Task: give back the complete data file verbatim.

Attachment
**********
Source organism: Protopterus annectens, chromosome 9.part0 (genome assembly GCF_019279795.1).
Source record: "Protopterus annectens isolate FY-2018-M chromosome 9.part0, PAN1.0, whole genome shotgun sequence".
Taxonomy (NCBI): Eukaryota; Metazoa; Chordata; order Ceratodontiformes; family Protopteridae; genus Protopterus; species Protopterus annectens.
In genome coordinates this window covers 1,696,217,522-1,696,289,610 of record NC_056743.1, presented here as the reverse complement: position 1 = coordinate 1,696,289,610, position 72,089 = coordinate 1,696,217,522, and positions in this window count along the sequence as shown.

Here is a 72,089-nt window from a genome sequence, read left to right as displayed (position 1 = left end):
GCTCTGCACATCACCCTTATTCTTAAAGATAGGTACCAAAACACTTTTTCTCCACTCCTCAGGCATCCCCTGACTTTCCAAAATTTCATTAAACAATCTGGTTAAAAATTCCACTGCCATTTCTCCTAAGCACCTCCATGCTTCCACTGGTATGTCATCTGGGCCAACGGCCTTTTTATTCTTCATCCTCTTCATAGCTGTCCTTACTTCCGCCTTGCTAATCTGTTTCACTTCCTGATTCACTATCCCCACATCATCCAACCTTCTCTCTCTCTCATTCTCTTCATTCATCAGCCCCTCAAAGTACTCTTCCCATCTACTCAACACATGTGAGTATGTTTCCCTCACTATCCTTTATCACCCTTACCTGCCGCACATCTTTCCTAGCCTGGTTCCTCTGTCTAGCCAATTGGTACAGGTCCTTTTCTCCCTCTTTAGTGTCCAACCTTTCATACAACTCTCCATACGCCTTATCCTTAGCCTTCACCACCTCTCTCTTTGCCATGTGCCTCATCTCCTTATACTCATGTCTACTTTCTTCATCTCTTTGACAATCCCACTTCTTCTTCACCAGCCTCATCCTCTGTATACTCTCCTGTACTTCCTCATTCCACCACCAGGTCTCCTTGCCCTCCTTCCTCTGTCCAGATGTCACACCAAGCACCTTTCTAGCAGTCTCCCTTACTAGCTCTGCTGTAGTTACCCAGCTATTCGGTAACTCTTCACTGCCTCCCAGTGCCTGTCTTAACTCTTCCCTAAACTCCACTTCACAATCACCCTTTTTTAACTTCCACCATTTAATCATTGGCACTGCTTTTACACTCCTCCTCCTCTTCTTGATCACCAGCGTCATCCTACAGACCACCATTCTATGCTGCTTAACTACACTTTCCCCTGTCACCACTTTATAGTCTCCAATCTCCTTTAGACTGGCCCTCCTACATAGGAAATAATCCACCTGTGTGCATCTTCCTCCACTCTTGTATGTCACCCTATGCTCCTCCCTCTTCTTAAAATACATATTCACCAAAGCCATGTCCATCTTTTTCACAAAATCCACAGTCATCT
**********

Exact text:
Source organism: Protopterus annectens, chromosome 9.part0 (genome assembly GCF_019279795.1).
Source record: "Protopterus annectens isolate FY-2018-M chromosome 9.part0, PAN1.0, whole genome shotgun sequence".
Taxonomy (NCBI): Eukaryota; Metazoa; Chordata; order Ceratodontiformes; family Protopteridae; genus Protopterus; species Protopterus annectens.
In genome coordinates this window covers 1,696,217,522-1,696,289,610 of record NC_056743.1, presented here as the reverse complement: position 1 = coordinate 1,696,289,610, position 72,089 = coordinate 1,696,217,522, and positions in this window count along the sequence as shown.

Here is a 72,089-nt window from a genome sequence, read left to right as displayed (position 1 = left end):
GCTCTGCACATCACCCTTATTCTTAAAGATAGGTACCAAAACACTTTTTCTCCACTCCTCAGGCATCCCCTGACTTTCCAAAATTTCATTAAACAATCTGGTTAAAAATTCCACTGCCATTTCTCCTAAGCACCTCCATGCTTCCACTGGTATGTCATCTGGGCCAACGGCCTTTTTATTCTTCATCCTCTTCATAGCTGTCCTTACTTCCGCCTTGCTAATCTGTTTCACTTCCTGATTCACTATCCCCACATCATCCAACCTTCTCTCTCTCTCATTCTCTTCATTCATCAGCCCCTCAAAGTACTCTTCCCATCTACTCAACACATGTGAGTATGTTTCCCTCACTATCCTTTATCACCCTTACCTGCCGCACATCTTTCCTAGCCTGGTTCCTCTGTCTAGCCAATTGGTACAGGTCCTTTTCTCCCTCTTTAGTGTCCAACCTTTCATACAACTCTCCATACGCCTTATCCTTAGCCTTCACCACCTCTCTCTTTGCCATGTGCCTCATCTCCTTATACTCATGTCTACTTTCTTCATCTCTTTGACAATCCCACTTCTTCTTCACCAGCCTCATCCTCTGTATACTCTCCTGTACTTCCTCATTCCACCACCAGGTCTCCTTGCCCTCCTTCCTCTGTCCAGATGTCACACCAAGCACCTTTCTAGCAGTCTCCCTTACTAGCTCTGCTGTAGTTACCCAGCTATTCGGTAACTCTTCACTGCCTCCCAGTGCCTGTCTTAACTCTTCCCTAAACTCCACTTCACAATCACCCTTTTTTAACTTCCACCATTTAATCATTGGCACTGCTTTTACACTCCTCCTCCTCTTCTTGATCACCAGCGTCATCCTACAGACCACCATTCTATGCTGCTTAACTACACTTTCCCCTGTCACCACTTTATAGTCTCCAATCTCCTTTAGACTGGCCCTCCTACATAGGAAATAATCCACCTGTGTGCATCTTCCTCCACTCTTGTATGTCACCCTATGCTCCTCCCTCTTCTTAAAATACATATTCACCAAAGCCATGTCCATCTTTTTCACAAAATCCACAGTCATCT